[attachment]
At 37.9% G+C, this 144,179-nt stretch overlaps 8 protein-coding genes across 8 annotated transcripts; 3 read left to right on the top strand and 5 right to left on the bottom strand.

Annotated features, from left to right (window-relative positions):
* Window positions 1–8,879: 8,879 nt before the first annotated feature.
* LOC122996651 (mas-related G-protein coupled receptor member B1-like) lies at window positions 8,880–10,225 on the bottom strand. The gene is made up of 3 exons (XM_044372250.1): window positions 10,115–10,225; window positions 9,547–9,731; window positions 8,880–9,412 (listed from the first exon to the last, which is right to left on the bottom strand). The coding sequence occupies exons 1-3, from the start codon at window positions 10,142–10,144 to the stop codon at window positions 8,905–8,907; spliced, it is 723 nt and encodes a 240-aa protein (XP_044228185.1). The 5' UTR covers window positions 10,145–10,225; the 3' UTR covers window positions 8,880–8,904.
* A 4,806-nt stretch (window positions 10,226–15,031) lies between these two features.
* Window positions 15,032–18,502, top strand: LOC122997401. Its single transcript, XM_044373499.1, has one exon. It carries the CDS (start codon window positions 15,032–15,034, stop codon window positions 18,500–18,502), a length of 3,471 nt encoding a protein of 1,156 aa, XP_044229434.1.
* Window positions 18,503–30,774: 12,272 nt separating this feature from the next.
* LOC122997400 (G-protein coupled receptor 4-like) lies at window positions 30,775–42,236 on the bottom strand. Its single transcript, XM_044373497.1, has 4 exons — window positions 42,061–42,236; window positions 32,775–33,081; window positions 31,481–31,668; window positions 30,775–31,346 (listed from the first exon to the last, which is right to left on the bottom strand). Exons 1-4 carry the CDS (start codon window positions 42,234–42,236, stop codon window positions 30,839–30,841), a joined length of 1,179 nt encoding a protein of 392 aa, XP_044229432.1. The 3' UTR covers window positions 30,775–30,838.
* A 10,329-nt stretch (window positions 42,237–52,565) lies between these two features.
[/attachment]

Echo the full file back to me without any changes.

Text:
At 37.9% G+C, this 144,179-nt stretch overlaps 8 protein-coding genes across 8 annotated transcripts; 3 read left to right on the top strand and 5 right to left on the bottom strand.

Annotated features, from left to right (window-relative positions):
* Window positions 1–8,879: 8,879 nt before the first annotated feature.
* LOC122996651 (mas-related G-protein coupled receptor member B1-like) lies at window positions 8,880–10,225 on the bottom strand. The gene is made up of 3 exons (XM_044372250.1): window positions 10,115–10,225; window positions 9,547–9,731; window positions 8,880–9,412 (listed from the first exon to the last, which is right to left on the bottom strand). The coding sequence occupies exons 1-3, from the start codon at window positions 10,142–10,144 to the stop codon at window positions 8,905–8,907; spliced, it is 723 nt and encodes a 240-aa protein (XP_044228185.1). The 5' UTR covers window positions 10,145–10,225; the 3' UTR covers window positions 8,880–8,904.
* A 4,806-nt stretch (window positions 10,226–15,031) lies between these two features.
* Window positions 15,032–18,502, top strand: LOC122997401. Its single transcript, XM_044373499.1, has one exon. It carries the CDS (start codon window positions 15,032–15,034, stop codon window positions 18,500–18,502), a length of 3,471 nt encoding a protein of 1,156 aa, XP_044229434.1.
* Window positions 18,503–30,774: 12,272 nt separating this feature from the next.
* LOC122997400 (G-protein coupled receptor 4-like) lies at window positions 30,775–42,236 on the bottom strand. Its single transcript, XM_044373497.1, has 4 exons — window positions 42,061–42,236; window positions 32,775–33,081; window positions 31,481–31,668; window positions 30,775–31,346 (listed from the first exon to the last, which is right to left on the bottom strand). Exons 1-4 carry the CDS (start codon window positions 42,234–42,236, stop codon window positions 30,839–30,841), a joined length of 1,179 nt encoding a protein of 392 aa, XP_044229432.1. The 3' UTR covers window positions 30,775–30,838.
* A 10,329-nt stretch (window positions 42,237–52,565) lies between these two features.